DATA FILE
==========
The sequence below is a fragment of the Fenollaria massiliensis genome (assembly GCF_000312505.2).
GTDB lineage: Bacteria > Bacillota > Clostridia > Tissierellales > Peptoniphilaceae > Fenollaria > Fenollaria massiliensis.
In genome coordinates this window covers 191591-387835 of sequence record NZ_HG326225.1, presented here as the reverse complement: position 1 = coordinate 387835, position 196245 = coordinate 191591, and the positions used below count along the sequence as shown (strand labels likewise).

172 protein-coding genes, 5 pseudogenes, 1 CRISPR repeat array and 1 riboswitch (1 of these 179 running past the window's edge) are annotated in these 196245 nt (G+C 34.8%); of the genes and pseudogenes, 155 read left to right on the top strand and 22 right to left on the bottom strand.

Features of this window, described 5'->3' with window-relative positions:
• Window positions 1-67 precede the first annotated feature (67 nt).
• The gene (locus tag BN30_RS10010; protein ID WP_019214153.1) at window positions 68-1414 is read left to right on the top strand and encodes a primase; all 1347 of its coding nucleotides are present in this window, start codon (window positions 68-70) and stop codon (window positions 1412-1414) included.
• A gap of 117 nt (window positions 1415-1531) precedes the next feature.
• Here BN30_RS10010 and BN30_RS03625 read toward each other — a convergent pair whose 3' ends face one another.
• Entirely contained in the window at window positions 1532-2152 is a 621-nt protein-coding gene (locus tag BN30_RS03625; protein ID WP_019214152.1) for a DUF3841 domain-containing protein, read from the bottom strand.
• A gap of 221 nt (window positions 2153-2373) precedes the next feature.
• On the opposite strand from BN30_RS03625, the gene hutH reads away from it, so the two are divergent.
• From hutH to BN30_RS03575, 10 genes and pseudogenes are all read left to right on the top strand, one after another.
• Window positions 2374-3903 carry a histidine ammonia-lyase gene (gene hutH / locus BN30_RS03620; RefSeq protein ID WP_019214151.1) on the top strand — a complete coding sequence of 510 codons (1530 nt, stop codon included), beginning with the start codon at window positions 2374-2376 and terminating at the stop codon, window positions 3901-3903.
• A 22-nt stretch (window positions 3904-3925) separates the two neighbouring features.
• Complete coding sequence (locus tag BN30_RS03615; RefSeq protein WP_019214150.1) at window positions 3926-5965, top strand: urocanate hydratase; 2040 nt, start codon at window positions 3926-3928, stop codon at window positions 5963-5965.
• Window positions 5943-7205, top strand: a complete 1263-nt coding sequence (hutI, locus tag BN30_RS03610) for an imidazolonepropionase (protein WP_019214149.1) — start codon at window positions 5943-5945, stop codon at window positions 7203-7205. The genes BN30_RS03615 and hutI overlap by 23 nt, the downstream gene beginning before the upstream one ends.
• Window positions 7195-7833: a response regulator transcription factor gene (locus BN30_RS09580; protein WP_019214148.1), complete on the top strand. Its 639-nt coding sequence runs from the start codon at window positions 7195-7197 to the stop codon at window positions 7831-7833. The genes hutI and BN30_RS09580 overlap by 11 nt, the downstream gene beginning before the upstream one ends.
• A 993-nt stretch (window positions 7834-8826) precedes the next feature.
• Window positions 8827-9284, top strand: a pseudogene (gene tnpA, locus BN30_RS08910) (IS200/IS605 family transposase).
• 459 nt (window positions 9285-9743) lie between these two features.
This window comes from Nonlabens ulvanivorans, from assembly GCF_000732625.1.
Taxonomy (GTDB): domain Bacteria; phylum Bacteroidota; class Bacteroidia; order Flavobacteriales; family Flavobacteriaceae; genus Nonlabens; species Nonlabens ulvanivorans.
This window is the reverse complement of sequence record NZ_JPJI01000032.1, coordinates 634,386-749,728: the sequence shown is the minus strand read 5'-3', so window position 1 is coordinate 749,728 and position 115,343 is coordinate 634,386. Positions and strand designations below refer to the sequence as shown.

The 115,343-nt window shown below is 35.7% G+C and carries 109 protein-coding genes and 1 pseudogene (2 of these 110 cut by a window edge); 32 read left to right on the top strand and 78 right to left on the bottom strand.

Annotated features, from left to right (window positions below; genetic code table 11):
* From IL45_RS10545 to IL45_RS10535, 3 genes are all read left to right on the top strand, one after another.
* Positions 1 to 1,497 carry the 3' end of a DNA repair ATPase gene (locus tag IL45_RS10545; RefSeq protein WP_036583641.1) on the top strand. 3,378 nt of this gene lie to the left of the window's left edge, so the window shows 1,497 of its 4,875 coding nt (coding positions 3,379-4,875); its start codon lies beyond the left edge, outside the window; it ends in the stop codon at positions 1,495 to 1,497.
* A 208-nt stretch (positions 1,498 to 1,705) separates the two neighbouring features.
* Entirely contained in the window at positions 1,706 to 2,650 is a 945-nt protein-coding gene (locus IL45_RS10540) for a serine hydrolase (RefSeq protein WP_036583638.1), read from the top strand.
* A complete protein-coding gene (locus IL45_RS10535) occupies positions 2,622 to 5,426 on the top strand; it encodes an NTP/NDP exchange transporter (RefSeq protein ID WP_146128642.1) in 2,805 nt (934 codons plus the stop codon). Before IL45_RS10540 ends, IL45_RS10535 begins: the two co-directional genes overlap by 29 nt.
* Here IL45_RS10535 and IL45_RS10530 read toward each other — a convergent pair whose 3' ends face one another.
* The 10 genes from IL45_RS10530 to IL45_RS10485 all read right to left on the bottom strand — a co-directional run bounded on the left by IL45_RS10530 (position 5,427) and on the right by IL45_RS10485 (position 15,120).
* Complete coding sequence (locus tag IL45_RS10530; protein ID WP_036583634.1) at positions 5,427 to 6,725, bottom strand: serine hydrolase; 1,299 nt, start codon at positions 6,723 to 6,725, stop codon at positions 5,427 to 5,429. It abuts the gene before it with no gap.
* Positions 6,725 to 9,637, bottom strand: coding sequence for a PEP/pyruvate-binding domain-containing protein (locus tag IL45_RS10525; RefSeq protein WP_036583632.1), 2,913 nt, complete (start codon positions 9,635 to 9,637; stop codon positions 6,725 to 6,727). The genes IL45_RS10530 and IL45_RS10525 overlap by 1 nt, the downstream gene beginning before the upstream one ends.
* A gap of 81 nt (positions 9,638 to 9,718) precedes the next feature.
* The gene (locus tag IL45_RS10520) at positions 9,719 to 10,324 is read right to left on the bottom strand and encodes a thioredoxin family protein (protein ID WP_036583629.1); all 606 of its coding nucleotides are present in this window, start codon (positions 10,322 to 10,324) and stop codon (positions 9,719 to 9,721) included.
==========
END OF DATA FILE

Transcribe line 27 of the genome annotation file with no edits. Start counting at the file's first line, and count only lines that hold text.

* From IL45_RS10545 to IL45_RS10535, 3 genes are all read left to right on the top strand, one after another.